Finished Theses

39 Entries found


With the proliferation of numerous personal gadgets and smart devices, device pairing has become prominent in introducing security to such a diverse environment. Clearly, the process of secure device pairing is much more ambiguous than previously thought. This stems from the fact that there is no coherent vision of the pairing problem among the research community. To this end, we see that there is a plethora of various pairing protocols that have been proposed many of which are insecure or fail to work in practice. Clearly, there is no single winner in a device pairing race. 

Seeing the continuous increase in natural disasters around the world, many people are contemplating how to contribute helping those in need. Among them are several computer scientists who fulfil their share by developing technology which enables fast and reliable communication in disaster areas. We were inspired by their work and thus wanted to further improve the state-of-the-art. DTN is a specific technology which can be used for the creation of alternative networks in disaster areas, where conventional ones are unavailable due to the inevitable destructions implied by the disaster. Given that such technology is usually evaluated within network simulators we exclusively focus on improving the state-of-the-art of movement models and scenarios utilized within such simulators. The very random driven, and thus not realistic, state-of-the-art is improved by our contribution in the form of a fully designed, implemented, and evaluated realistic natural disaster movement model with underlying scenarios. The results of our evaluation indicate that previously published results might be too optimistic. Thus, further approximations to reality are inevitable for more accurate simulation of DTN, in the goal to ultimately obtain better and more realistic results.

[Abstract of final thesis] Wireless Multihop Network testbeds are often distributed over large physical areas and have many devices which renders management challenging. A multitude of diverse frameworks are available to assist in the management of such testbeds. Properties like scalability, heterogeneous hardware support and effortless testbed configuration are a self-evident goal for these frameworks. However, this combination is hard to achieve and the exact requirements vary for different testbeds. Instead of providing a completely new and tailored experimentation framework, I propose Panopticon, a service oriented management framework, providing a lower layer to intercept and improve existing functionality. It slices large, distributed testbeds into dynamically sized subunits, offering a granular choice in testbed experimentation frameworks for every slice. Such an exper- imentation framework can be selected regarding the exact experiment’s requirements and not as a compromise between all available testbed components. Panopticon’s list of services can be extended, offering simple entry points for new, custom implementations. It is a framework federating network enabled infrastructures.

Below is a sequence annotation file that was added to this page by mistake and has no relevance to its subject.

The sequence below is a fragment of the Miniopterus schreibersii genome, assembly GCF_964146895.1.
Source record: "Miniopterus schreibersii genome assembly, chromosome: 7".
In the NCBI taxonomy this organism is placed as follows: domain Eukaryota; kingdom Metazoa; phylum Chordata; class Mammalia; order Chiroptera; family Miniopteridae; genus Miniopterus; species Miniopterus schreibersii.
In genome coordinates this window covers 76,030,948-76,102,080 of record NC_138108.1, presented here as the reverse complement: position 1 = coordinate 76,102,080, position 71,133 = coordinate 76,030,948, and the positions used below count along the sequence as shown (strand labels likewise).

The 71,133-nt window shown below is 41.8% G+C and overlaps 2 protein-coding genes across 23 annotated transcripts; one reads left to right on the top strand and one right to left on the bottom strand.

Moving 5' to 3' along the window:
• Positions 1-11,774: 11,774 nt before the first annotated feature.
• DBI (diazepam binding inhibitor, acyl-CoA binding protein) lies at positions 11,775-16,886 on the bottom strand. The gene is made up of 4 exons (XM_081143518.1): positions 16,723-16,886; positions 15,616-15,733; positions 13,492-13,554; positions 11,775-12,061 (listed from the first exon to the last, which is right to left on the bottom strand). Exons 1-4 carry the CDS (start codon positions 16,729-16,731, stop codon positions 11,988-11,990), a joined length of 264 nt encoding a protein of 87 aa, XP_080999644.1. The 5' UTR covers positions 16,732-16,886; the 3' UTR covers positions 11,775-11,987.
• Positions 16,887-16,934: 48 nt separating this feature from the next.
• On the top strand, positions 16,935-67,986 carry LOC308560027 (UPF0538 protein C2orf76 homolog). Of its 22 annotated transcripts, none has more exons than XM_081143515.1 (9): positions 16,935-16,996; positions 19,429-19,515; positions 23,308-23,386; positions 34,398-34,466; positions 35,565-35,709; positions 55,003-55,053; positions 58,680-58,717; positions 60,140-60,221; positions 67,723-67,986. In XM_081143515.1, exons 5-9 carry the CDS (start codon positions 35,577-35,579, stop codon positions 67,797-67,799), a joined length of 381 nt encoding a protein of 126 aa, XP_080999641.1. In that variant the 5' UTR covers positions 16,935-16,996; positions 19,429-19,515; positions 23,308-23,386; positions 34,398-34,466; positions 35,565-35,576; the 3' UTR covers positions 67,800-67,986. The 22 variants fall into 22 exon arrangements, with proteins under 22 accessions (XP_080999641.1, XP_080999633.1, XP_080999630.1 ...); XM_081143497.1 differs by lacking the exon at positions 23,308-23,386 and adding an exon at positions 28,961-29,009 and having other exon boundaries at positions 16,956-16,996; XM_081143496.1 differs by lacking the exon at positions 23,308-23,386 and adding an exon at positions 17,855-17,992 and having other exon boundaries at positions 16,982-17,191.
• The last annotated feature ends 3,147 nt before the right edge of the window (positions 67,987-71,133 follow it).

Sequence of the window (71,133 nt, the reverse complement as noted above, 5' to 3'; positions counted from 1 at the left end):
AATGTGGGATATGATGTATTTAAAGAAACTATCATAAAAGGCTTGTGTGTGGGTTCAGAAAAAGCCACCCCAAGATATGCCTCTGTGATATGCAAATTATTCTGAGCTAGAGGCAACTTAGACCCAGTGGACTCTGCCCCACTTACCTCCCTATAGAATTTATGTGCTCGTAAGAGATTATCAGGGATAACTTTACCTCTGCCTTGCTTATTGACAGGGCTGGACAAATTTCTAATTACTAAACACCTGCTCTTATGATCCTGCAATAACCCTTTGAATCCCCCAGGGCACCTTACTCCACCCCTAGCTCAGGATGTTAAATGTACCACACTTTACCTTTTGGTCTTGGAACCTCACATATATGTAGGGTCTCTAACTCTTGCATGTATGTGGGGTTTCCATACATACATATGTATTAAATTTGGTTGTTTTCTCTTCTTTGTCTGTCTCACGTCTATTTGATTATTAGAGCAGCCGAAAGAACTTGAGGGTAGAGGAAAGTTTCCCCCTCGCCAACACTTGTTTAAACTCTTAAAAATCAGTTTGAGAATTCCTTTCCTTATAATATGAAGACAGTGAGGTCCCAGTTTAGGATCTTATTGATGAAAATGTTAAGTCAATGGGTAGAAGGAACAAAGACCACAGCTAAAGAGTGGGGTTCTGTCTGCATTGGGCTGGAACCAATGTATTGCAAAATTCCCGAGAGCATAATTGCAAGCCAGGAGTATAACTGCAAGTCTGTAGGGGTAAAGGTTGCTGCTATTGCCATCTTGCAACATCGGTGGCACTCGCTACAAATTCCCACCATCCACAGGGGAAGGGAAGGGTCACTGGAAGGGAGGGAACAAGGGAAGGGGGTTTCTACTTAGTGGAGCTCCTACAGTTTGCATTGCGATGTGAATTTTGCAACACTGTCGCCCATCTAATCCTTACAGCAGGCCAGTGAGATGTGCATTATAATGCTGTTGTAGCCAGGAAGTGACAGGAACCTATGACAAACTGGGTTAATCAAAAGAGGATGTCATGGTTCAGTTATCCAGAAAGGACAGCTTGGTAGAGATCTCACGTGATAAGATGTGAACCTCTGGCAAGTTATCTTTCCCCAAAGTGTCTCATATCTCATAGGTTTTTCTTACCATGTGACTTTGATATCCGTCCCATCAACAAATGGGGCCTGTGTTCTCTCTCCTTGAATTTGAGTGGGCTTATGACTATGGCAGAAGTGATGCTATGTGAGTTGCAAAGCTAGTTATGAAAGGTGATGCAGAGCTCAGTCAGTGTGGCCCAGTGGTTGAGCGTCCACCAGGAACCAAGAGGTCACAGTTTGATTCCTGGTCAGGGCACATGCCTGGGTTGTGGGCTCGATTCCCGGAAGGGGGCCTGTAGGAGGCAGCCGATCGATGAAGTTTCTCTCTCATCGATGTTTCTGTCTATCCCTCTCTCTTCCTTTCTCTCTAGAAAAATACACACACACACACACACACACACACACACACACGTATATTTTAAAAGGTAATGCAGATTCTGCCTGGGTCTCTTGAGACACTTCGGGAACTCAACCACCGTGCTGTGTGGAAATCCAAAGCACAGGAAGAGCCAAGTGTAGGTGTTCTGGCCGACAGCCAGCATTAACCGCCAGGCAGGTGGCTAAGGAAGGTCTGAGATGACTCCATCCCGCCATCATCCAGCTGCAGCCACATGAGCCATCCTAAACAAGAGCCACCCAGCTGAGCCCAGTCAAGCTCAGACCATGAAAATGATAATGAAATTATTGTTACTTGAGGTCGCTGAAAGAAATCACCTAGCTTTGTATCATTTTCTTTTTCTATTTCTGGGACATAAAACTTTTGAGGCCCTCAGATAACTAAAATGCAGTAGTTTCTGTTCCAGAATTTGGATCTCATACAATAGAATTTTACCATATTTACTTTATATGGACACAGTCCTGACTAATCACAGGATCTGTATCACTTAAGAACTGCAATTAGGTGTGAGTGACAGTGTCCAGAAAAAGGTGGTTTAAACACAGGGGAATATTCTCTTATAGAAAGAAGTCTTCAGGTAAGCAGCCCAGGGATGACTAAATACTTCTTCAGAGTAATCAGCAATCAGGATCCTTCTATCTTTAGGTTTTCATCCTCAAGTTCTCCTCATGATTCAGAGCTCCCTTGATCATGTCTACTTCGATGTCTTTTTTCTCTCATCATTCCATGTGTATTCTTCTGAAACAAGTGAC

TETRA Fuzzing

Master Thesis

[Abstract of final thesis] Nowadays, TETRA can be considered as a critical infrastructure as it is used for critical communication services all around the world. Since the TETRA protocol is introduced there has been only few research about the security of the protocol and the mobile stations used. However, the costs, complexity, and the required hardware for this research discourages most of the people from finding vulnerabilities. It has been shown, that for the very similar GSM standard exist many weaknesses in the implementations that can be exploited. Due to the availability of cheap SDR platforms and open-source software that implements the TETRA receiving standard we are able to investigate this and do a practical research on fuzzing those mobile stations. This research gives an overview about the TETRA protocol, implements a transmitter for TETRA DMO in software using GNURadio and a SDR platform called USRP N210, and analyzes the weaknesses of the protocol. The robustness of the implementation of the TETRA protocol on selected mobile stations is tested with a technique called protocol fuzzing. In this thesis the feasibility for fuzzing the different layers of the protocol are discussed and with this practical fuzzing tests are done on text messages which leads to a strange behavior of the mobile stations. During the tests it was possible to cause a Denial of Service (DoS) on the protocol for all participants as well as a selected device which crashes and it was possible to cause a reboot of one of the tested mobile stations.

Prof. Dr.-Ing. Matthias Hollick

Technische Universität Darmstadt
Department of Computer Science
Secure Mobile Networking Lab 

Mornewegstr. 32 (S4/14)
64293 Darmstadt, Germany

Phone: +49 6151 16-25472
Fax: +49 6151 16-25471

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